Teams of Rivals: Shark Bay Dolphin alliances are key to success

A new study has found that male bottlenose dolphins form the largest multilevel alliance network known outside of humans.

The research focused on 121 male dolphins at Shark Bay, 750 kilometers north of Perth, and involved scientists from the University of Western Australia, University of Bristol, University of New -South Wales and the University of Massachusetts.

Co-lead author Dr. Stephanie King, an assistant researcher in the UWA School of Biological Sciences and the UWA Institute of Oceans, said cooperation between allies works well for humans in as a species as well as for the dolphins in Shark Bay.

“Cooperative relationships between groups, rather than alliance size, allow males to spend more time with females, increasing their chances of reproductive success,” Dr King said.

Co-author Dr Simon Allen, an assistant researcher at UWA and the UWA Oceans Institute, said dolphins in Shark Bay form first-rate alliances of two to three males to cooperatively search for opportunities to mating with females.

Second-order alliances of four to 14 males competed with other alliances over opportunities to marry female dolphins, and third-order alliances occurred when different second-order alliances associated.

“How long these teams of male dolphins associate with females depends on whether they are connected well not only within the second-order alliance, but also with third-order allies, i.e. the social bonds between alliances are important and lead to long-term benefits in terms of mating opportunities,” Dr. Allen said.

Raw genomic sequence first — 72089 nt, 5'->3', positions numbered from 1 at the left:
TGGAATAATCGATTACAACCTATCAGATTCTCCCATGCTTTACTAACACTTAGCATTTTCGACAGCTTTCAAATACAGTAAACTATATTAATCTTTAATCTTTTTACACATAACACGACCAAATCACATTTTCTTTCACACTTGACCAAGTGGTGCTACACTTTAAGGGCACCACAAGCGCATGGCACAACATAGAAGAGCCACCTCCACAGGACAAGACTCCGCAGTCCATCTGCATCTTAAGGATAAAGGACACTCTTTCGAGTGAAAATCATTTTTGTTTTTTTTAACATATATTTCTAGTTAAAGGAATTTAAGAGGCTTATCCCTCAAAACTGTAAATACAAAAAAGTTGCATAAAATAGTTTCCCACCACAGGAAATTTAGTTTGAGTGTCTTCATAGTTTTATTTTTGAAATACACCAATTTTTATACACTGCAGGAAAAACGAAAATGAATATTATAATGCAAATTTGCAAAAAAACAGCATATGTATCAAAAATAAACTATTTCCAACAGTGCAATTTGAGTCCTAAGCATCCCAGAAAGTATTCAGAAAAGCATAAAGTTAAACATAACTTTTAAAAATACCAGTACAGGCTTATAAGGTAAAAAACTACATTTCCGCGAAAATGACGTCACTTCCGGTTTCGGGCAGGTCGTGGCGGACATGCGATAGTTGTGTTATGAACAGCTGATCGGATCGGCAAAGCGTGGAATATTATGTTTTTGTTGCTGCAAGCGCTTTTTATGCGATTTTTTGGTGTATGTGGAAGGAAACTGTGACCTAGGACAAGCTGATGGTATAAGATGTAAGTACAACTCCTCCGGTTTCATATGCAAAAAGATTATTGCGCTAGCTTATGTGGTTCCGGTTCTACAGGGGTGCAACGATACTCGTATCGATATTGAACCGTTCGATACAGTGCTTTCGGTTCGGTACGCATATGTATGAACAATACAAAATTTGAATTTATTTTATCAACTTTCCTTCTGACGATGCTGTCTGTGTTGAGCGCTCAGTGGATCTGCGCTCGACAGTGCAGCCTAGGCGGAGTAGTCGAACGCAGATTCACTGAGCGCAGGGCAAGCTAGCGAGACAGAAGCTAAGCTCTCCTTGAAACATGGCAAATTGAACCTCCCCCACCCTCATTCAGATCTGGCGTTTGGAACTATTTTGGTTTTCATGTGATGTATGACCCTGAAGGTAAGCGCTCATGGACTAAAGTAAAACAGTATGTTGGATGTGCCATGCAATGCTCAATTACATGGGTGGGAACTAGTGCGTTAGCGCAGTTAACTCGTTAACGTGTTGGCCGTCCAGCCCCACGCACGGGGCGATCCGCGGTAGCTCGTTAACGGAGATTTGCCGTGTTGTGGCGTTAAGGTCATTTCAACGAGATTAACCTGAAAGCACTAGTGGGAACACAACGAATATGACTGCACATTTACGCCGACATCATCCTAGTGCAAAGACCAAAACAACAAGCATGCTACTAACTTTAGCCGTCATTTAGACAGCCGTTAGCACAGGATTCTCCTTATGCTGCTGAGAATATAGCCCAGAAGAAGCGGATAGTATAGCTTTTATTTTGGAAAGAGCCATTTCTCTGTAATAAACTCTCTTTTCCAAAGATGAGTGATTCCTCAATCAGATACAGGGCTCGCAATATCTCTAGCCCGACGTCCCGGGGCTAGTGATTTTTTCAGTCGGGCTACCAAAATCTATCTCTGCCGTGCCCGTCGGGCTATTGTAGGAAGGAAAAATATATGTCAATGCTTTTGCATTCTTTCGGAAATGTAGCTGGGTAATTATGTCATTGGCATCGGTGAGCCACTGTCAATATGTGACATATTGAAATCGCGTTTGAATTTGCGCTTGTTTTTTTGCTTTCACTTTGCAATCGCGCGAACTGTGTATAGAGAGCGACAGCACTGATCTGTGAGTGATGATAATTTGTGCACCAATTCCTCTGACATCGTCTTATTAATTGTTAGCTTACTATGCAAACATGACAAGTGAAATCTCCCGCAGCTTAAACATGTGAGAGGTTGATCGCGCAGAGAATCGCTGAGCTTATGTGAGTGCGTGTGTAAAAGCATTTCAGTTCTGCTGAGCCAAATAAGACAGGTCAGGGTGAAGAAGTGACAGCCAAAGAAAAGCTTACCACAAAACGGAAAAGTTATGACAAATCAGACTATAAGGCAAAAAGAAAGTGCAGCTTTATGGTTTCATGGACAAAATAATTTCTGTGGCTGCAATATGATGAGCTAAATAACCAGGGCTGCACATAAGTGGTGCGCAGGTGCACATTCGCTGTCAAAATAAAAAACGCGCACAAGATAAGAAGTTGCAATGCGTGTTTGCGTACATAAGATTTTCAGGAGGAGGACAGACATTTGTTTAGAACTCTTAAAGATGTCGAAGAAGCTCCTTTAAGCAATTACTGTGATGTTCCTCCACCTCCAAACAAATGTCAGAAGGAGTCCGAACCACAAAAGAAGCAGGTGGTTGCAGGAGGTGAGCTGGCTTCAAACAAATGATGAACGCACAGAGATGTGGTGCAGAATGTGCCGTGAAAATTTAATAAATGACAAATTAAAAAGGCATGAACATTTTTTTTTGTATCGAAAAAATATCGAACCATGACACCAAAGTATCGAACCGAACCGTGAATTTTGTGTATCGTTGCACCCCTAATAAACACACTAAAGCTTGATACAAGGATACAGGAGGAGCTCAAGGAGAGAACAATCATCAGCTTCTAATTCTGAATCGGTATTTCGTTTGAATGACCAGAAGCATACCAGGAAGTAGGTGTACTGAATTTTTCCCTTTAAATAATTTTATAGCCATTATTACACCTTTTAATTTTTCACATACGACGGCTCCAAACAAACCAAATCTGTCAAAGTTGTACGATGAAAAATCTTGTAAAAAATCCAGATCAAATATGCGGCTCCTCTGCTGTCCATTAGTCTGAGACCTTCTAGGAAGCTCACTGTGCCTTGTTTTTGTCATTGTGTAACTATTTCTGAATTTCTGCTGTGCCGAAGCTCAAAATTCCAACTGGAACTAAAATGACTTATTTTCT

He said researchers were concerned about the impact of climate change and recreational fishing in Shark Bay, a Marine Protected Area and UNESCO World Heritage Site.

“This dolphin society is uniquely complex and this is almost certainly linked to the huge seagrass beds that support an incredibly rich and diverse ecosystem,” said Dr Allen.

“Resilient ecosystems need nurseries, like seagrasses, just as they need apex predators, like big fish and sharks.”

The article, Strategic Intergroup Alliances Increase Access to a Contested Resource in Male Bottlenose Dolphins, was published in The Proceedings of the National Academy of Sciences.

/University release. This material from the original organization/authors may be ad hoc in nature, edited for clarity, style and length. The views and opinions expressed are those of the author or authors. See in full here.

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